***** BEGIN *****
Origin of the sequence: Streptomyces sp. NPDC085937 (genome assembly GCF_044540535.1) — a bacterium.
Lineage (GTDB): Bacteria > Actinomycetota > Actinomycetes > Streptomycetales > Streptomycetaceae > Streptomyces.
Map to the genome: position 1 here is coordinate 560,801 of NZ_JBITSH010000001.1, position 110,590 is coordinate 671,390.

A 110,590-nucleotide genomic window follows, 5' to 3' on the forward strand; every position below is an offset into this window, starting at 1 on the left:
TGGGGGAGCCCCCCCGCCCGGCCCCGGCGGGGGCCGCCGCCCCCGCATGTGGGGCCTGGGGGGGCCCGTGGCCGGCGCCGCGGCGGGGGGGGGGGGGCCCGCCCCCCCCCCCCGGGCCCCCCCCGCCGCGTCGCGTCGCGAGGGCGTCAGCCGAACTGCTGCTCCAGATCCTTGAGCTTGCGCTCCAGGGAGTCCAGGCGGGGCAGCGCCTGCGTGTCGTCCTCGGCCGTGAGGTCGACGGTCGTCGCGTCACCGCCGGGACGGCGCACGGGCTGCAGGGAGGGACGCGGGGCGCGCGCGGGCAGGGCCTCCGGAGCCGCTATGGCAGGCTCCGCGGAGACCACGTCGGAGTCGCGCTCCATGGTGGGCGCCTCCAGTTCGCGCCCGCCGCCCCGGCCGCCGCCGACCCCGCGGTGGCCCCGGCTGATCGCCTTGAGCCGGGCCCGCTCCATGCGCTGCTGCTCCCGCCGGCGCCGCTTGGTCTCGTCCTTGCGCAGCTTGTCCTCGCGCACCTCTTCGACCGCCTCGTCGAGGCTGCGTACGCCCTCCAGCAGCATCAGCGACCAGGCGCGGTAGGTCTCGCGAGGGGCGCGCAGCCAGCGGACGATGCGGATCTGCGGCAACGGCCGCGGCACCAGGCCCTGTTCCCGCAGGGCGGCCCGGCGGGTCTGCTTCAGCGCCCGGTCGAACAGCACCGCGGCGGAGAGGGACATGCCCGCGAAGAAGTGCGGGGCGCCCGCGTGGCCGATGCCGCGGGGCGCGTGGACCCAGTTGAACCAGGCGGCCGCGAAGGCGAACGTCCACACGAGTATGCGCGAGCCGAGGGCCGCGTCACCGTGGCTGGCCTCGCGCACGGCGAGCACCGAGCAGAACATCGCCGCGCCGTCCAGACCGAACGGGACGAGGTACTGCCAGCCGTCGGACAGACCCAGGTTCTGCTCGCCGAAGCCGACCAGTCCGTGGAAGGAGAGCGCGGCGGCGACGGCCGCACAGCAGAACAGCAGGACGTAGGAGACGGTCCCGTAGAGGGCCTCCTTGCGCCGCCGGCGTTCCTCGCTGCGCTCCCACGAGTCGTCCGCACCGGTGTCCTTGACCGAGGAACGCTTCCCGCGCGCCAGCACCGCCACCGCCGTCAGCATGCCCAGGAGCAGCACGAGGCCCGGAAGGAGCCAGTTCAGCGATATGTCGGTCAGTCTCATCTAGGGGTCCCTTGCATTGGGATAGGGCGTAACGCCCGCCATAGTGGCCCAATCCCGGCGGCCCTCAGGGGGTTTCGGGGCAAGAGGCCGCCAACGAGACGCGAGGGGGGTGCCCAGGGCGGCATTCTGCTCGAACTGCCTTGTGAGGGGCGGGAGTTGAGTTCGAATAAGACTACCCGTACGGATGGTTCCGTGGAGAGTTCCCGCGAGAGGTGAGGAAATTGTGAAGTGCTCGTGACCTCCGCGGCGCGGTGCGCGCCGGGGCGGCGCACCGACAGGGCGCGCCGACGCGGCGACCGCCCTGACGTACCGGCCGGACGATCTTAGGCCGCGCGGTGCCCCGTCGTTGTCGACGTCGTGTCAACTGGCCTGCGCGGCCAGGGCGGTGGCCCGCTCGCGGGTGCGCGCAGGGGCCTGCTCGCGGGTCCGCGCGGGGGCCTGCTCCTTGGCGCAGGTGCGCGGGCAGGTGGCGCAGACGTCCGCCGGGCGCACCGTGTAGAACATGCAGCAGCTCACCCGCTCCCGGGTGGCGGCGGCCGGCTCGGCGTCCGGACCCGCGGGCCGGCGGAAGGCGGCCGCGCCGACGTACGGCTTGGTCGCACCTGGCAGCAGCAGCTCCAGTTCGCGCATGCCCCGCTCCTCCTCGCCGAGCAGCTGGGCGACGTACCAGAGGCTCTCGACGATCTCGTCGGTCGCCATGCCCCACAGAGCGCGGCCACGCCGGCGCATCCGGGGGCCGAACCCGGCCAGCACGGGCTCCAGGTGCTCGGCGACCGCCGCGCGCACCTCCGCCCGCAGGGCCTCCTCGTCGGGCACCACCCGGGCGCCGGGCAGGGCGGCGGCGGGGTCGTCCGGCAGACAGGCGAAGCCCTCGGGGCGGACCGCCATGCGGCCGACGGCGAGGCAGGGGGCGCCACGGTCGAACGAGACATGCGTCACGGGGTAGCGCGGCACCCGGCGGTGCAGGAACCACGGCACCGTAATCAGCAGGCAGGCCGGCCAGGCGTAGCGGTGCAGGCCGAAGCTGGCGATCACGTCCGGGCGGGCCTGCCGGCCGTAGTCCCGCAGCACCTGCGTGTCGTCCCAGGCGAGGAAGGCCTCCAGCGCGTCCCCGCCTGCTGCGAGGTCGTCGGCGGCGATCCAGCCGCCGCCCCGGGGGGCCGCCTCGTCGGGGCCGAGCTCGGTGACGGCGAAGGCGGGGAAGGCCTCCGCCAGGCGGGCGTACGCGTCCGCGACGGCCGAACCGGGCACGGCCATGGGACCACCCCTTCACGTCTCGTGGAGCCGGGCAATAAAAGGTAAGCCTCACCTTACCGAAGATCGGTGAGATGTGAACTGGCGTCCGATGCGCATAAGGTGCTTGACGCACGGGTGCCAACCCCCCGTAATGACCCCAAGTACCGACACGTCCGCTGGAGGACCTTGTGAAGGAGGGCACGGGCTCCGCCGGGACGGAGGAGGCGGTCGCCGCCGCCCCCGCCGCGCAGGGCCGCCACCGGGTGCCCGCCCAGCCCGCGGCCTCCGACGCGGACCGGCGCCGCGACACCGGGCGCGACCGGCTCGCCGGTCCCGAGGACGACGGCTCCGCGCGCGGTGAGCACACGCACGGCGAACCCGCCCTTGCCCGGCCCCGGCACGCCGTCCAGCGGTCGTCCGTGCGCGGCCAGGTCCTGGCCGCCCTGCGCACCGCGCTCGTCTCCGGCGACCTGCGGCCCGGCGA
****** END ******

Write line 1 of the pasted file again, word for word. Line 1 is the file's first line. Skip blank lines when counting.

Origin of the sequence: Streptomyces sp. NPDC085937 (genome assembly GCF_044540535.1) — a bacterium.